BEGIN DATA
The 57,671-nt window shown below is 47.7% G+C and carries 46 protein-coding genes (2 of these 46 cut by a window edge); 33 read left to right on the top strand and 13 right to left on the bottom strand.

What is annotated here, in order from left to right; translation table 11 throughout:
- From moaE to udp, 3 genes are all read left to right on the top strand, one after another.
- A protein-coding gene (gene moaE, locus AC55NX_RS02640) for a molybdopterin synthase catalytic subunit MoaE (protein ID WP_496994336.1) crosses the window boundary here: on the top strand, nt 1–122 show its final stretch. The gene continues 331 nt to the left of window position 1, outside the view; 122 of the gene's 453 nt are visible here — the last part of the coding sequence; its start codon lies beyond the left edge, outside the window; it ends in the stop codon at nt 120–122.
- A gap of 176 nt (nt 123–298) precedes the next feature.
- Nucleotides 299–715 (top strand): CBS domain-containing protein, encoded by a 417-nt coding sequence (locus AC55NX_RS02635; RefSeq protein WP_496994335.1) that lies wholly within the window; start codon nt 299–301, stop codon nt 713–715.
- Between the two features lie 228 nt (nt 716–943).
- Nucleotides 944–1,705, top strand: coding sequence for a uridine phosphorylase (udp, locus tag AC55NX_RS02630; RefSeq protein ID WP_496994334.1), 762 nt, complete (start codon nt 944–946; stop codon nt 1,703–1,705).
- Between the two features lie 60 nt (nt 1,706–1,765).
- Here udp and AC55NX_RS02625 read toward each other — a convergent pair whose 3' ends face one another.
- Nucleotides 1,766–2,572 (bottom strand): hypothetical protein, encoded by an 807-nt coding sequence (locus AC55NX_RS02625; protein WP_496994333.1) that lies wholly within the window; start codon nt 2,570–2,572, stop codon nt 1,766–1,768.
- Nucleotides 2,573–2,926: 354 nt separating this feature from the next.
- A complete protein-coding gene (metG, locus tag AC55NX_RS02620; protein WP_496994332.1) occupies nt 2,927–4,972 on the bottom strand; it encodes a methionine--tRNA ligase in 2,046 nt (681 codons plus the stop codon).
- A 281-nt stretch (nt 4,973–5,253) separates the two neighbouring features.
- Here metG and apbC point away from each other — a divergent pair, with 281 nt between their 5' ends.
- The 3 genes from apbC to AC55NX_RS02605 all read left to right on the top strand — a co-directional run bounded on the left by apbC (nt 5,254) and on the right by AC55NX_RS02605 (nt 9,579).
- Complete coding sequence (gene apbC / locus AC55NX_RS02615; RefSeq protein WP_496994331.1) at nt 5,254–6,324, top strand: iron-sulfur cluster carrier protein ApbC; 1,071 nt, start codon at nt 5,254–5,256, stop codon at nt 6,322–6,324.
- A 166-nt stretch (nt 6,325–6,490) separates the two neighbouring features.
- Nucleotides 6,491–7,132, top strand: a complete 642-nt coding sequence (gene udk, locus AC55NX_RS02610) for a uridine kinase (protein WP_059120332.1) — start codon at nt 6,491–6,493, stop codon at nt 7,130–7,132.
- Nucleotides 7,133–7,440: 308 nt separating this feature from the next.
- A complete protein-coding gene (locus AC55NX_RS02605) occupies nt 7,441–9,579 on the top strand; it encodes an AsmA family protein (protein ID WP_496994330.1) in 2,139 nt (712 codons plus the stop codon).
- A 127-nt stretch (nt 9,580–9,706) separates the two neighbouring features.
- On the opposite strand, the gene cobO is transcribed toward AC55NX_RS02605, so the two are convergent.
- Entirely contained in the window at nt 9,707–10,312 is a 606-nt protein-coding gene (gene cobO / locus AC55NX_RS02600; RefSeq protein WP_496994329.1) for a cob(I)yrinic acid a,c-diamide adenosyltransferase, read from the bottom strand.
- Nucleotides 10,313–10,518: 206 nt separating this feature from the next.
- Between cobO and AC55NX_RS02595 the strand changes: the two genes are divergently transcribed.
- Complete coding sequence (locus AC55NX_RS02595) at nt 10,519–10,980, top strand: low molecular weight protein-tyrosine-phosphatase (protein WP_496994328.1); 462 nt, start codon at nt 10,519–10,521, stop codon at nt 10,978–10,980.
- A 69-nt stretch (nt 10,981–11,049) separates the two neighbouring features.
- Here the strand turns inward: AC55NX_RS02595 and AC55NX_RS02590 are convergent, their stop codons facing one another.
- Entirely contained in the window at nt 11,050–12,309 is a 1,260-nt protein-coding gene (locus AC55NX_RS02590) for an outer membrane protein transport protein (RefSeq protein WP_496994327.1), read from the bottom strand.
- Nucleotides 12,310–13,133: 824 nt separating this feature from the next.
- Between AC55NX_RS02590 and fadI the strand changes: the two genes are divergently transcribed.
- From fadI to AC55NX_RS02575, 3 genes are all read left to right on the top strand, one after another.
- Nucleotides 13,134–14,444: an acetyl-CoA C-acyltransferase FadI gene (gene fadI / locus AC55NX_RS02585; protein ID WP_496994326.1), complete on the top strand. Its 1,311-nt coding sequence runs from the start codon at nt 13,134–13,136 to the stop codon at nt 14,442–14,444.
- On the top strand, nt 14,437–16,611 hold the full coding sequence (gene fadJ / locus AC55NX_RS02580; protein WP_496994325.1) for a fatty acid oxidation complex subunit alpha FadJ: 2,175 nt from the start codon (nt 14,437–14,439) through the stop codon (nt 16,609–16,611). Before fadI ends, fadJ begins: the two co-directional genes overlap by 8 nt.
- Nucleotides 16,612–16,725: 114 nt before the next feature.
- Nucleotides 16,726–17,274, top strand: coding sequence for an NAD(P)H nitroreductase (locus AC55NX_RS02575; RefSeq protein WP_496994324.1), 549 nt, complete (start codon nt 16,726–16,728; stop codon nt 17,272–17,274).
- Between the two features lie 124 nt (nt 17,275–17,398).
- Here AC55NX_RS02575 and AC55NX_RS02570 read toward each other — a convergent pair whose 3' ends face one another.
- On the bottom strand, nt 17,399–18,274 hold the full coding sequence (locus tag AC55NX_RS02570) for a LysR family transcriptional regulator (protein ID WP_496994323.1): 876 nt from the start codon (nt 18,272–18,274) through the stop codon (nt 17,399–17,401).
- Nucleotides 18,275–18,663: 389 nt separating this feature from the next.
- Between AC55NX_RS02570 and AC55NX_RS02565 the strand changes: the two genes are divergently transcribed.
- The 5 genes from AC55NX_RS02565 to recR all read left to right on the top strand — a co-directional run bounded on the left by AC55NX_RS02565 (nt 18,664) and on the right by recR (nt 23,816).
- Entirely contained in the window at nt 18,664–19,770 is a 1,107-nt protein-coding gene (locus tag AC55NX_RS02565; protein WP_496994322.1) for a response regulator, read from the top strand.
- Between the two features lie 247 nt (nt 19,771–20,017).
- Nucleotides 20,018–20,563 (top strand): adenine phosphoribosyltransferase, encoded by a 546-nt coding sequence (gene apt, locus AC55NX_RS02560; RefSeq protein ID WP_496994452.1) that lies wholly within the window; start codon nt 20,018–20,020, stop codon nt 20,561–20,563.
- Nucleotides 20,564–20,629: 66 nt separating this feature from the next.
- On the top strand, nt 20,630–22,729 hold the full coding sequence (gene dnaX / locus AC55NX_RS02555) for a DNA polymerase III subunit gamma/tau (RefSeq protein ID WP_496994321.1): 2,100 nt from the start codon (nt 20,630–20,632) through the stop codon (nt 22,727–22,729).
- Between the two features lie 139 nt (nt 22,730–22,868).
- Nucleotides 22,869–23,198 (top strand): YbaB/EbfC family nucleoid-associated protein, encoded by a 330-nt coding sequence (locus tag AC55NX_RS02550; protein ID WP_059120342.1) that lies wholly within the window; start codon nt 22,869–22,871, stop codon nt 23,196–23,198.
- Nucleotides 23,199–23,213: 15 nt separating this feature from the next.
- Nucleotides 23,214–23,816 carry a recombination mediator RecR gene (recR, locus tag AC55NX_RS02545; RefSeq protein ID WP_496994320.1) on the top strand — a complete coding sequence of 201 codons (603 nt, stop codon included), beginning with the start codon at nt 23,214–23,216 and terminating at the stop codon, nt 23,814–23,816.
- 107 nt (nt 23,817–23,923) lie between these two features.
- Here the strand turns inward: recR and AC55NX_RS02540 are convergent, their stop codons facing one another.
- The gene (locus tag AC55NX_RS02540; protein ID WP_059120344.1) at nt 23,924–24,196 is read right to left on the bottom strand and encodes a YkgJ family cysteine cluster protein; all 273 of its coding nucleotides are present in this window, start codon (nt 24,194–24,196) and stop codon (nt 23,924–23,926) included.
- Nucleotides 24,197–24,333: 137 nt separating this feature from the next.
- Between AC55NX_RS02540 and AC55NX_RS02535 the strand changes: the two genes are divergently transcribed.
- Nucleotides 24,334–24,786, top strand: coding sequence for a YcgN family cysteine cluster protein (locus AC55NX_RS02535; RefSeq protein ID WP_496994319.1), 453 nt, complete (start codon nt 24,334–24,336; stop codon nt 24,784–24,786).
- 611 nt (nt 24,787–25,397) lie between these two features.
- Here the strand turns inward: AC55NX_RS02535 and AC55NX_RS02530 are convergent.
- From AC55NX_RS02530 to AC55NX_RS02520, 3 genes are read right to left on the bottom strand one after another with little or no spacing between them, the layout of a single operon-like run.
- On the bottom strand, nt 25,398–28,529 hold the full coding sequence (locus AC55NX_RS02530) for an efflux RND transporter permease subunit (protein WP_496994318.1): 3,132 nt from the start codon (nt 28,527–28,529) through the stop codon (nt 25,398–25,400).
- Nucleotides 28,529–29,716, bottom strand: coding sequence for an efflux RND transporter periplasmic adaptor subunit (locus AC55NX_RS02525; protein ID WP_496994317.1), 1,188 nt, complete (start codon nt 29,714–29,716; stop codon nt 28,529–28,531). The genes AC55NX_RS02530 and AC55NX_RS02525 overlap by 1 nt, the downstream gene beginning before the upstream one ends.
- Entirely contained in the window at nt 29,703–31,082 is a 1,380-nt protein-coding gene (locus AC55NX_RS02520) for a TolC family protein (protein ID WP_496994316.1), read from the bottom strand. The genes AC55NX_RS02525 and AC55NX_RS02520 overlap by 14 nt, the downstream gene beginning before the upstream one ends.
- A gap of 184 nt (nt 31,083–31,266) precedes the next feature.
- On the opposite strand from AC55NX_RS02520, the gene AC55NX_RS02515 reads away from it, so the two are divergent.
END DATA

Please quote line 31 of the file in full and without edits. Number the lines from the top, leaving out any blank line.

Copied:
- Nucleotides 12,310–13,133: 824 nt separating this feature from the next.